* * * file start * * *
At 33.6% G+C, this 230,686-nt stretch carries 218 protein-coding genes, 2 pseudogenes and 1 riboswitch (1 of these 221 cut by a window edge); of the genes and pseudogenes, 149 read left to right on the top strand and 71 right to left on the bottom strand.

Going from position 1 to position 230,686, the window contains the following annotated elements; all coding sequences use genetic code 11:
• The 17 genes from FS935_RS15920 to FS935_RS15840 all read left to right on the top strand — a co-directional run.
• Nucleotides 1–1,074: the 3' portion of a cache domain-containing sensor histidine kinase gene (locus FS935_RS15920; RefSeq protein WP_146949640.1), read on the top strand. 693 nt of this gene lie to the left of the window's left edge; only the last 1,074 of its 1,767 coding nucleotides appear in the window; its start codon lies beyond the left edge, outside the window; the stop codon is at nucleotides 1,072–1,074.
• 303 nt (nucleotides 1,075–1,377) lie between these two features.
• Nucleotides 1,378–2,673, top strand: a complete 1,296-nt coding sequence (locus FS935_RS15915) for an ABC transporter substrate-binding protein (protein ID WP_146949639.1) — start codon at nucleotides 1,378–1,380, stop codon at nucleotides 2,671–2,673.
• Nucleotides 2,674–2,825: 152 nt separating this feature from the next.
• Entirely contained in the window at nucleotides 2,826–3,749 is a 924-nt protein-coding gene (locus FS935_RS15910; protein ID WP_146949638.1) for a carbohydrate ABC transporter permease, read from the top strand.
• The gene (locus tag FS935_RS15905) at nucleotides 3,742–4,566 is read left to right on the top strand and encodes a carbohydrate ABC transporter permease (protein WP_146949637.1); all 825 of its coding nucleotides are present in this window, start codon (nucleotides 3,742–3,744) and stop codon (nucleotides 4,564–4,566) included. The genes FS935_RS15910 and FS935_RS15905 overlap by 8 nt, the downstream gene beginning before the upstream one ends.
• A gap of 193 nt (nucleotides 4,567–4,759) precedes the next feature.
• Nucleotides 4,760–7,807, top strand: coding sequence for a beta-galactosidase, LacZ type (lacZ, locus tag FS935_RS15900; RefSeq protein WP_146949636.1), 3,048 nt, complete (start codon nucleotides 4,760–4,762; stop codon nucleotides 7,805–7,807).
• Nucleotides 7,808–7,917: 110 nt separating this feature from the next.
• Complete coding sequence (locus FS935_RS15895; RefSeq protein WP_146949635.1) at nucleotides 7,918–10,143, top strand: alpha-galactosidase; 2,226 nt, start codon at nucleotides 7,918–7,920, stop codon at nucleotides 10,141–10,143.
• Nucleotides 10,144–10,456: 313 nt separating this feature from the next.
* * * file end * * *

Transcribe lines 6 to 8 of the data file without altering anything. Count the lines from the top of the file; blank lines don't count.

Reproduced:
• Nucleotides 1,378–2,673, top strand: a complete 1,296-nt coding sequence (locus FS935_RS15915) for an ABC transporter substrate-binding protein (protein ID WP_146949639.1) — start codon at nucleotides 1,378–1,380, stop codon at nucleotides 2,671–2,673.
• Nucleotides 2,674–2,825: 152 nt separating this feature from the next.
• Entirely contained in the window at nucleotides 2,826–3,749 is a 924-nt protein-coding gene (locus FS935_RS15910; protein ID WP_146949638.1) for a carbohydrate ABC transporter permease, read from the top strand.